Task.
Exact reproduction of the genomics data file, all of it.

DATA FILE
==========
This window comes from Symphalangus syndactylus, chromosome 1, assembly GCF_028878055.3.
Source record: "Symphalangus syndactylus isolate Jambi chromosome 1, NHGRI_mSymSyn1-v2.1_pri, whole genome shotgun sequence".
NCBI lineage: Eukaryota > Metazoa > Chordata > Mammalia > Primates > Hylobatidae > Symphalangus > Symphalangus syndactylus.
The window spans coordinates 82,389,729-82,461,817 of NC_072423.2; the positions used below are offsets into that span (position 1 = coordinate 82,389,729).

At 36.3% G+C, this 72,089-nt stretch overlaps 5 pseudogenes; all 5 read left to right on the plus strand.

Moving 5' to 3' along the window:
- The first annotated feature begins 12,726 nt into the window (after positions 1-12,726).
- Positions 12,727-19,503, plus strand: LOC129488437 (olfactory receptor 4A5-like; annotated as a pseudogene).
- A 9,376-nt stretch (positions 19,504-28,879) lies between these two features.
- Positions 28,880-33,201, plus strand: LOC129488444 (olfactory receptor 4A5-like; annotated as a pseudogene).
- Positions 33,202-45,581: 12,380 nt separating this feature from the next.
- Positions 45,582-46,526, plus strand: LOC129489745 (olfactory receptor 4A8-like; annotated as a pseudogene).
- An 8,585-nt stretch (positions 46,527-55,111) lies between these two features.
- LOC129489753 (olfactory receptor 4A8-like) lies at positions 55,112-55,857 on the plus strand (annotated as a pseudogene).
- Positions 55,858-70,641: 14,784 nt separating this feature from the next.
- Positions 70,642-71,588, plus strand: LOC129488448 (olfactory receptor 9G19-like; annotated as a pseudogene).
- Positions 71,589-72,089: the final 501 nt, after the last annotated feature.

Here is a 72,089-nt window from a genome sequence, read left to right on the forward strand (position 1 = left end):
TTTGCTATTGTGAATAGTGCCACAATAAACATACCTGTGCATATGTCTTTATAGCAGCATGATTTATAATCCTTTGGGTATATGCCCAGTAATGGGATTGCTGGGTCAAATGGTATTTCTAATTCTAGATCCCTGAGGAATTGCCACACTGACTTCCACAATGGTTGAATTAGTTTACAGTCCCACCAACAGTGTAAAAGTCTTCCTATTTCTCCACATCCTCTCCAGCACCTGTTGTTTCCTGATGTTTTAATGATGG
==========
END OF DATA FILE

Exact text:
This window comes from Symphalangus syndactylus, chromosome 1, assembly GCF_028878055.3.
Source record: "Symphalangus syndactylus isolate Jambi chromosome 1, NHGRI_mSymSyn1-v2.1_pri, whole genome shotgun sequence".
NCBI lineage: Eukaryota > Metazoa > Chordata > Mammalia > Primates > Hylobatidae > Symphalangus > Symphalangus syndactylus.
The window spans coordinates 82,389,729-82,461,817 of NC_072423.2; the positions used below are offsets into that span (position 1 = coordinate 82,389,729).

At 36.3% G+C, this 72,089-nt stretch overlaps 5 pseudogenes; all 5 read left to right on the plus strand.

Moving 5' to 3' along the window:
- The first annotated feature begins 12,726 nt into the window (after positions 1-12,726).
- Positions 12,727-19,503, plus strand: LOC129488437 (olfactory receptor 4A5-like; annotated as a pseudogene).
- A 9,376-nt stretch (positions 19,504-28,879) lies between these two features.
- Positions 28,880-33,201, plus strand: LOC129488444 (olfactory receptor 4A5-like; annotated as a pseudogene).
- Positions 33,202-45,581: 12,380 nt separating this feature from the next.
- Positions 45,582-46,526, plus strand: LOC129489745 (olfactory receptor 4A8-like; annotated as a pseudogene).
- An 8,585-nt stretch (positions 46,527-55,111) lies between these two features.
- LOC129489753 (olfactory receptor 4A8-like) lies at positions 55,112-55,857 on the plus strand (annotated as a pseudogene).
- Positions 55,858-70,641: 14,784 nt separating this feature from the next.
- Positions 70,642-71,588, plus strand: LOC129488448 (olfactory receptor 9G19-like; annotated as a pseudogene).
- Positions 71,589-72,089: the final 501 nt, after the last annotated feature.

Here is a 72,089-nt window from a genome sequence, read left to right on the forward strand (position 1 = left end):
TTTGCTATTGTGAATAGTGCCACAATAAACATACCTGTGCATATGTCTTTATAGCAGCATGATTTATAATCCTTTGGGTATATGCCCAGTAATGGGATTGCTGGGTCAAATGGTATTTCTAATTCTAGATCCCTGAGGAATTGCCACACTGACTTCCACAATGGTTGAATTAGTTTACAGTCCCACCAACAGTGTAAAAGTCTTCCTATTTCTCCACATCCTCTCCAGCACCTGTTGTTTCCTGATGTTTTAATGATGG